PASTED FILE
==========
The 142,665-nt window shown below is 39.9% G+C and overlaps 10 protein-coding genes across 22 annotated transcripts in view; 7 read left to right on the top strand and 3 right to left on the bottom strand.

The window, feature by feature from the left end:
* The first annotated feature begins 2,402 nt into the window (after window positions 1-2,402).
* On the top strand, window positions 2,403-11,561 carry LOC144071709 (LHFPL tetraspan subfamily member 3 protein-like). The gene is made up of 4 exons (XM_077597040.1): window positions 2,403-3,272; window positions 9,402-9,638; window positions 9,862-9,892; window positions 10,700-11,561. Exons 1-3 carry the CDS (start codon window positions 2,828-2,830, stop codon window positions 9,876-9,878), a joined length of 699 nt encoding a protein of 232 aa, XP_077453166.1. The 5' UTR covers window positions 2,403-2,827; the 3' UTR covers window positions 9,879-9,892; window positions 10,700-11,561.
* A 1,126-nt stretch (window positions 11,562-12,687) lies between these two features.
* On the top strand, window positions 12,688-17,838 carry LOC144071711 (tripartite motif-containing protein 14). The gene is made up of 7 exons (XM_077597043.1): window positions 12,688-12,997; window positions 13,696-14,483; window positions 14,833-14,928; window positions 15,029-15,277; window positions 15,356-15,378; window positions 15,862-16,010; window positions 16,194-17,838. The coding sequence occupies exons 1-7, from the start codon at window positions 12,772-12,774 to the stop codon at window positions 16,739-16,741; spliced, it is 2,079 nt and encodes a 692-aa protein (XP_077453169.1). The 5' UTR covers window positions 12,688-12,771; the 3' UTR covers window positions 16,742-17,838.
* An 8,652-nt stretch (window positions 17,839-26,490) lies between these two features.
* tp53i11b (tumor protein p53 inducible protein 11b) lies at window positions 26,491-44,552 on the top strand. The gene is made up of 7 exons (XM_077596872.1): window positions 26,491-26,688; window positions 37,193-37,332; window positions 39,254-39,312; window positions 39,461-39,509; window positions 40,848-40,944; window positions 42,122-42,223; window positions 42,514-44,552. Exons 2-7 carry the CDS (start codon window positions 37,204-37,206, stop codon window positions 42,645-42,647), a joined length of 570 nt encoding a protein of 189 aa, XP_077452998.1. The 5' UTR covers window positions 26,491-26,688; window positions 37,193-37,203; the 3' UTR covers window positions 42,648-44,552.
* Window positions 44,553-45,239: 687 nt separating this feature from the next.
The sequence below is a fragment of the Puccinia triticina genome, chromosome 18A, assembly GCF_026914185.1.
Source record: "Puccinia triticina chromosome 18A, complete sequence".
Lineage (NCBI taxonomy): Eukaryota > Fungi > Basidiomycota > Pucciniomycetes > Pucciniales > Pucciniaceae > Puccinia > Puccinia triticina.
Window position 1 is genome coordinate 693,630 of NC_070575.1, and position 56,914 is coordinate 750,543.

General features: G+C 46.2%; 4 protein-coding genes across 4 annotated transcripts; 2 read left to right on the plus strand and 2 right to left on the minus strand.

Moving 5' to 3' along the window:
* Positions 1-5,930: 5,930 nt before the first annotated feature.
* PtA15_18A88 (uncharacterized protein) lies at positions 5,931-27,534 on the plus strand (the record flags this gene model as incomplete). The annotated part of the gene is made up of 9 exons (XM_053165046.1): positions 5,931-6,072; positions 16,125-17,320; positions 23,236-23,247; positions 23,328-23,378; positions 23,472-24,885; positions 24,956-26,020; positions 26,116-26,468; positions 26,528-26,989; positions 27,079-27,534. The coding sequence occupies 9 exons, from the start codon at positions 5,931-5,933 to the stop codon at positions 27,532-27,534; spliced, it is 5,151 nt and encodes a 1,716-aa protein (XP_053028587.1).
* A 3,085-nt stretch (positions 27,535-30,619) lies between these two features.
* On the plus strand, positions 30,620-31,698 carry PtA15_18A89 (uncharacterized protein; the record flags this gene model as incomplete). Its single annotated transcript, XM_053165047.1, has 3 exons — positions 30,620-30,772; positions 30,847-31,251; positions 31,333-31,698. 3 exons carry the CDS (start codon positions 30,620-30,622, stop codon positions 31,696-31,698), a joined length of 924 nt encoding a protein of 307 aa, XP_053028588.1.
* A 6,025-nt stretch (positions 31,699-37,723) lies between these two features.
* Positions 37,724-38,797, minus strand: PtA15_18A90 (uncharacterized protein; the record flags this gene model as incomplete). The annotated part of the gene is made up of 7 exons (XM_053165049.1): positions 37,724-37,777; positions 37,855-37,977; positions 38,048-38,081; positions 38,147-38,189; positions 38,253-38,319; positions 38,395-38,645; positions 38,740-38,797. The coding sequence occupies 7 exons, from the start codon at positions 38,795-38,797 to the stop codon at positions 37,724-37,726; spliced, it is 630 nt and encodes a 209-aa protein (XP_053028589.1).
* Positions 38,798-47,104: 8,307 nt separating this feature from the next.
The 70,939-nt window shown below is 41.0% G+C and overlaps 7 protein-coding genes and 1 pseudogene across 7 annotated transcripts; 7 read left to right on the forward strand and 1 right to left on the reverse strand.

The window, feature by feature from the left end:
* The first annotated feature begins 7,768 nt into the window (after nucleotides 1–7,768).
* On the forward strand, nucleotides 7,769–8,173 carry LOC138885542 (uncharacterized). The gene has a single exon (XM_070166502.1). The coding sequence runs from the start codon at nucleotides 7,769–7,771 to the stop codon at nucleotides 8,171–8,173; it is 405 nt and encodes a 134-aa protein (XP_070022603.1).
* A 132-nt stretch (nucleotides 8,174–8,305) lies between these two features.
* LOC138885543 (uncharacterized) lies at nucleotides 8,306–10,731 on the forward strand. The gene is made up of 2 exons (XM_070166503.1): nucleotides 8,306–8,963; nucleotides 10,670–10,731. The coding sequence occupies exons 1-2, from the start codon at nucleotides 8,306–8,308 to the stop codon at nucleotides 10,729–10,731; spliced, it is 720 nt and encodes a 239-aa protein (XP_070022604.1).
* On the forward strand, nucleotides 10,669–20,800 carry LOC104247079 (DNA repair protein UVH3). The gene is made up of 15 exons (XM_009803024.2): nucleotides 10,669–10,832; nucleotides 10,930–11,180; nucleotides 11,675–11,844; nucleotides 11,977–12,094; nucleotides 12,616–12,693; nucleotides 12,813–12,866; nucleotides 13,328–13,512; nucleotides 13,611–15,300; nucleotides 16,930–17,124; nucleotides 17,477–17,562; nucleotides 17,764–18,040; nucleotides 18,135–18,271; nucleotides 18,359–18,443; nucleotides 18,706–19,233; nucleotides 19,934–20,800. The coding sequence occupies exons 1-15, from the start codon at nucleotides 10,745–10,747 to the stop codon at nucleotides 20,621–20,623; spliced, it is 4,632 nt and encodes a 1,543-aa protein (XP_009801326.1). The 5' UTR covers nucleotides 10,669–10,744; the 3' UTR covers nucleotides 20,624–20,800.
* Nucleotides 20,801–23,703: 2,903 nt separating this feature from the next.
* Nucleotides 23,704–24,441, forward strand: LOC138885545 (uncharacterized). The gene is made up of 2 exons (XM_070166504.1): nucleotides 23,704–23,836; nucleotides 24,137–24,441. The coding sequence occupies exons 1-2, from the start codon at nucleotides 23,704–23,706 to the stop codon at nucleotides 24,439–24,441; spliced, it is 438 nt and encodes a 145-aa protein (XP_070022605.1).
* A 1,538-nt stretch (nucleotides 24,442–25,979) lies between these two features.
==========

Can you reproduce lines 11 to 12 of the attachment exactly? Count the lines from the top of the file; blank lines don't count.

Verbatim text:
Source record: "Puccinia triticina chromosome 18A, complete sequence".
Lineage (NCBI taxonomy): Eukaryota > Fungi > Basidiomycota > Pucciniomycetes > Pucciniales > Pucciniaceae > Puccinia > Puccinia triticina.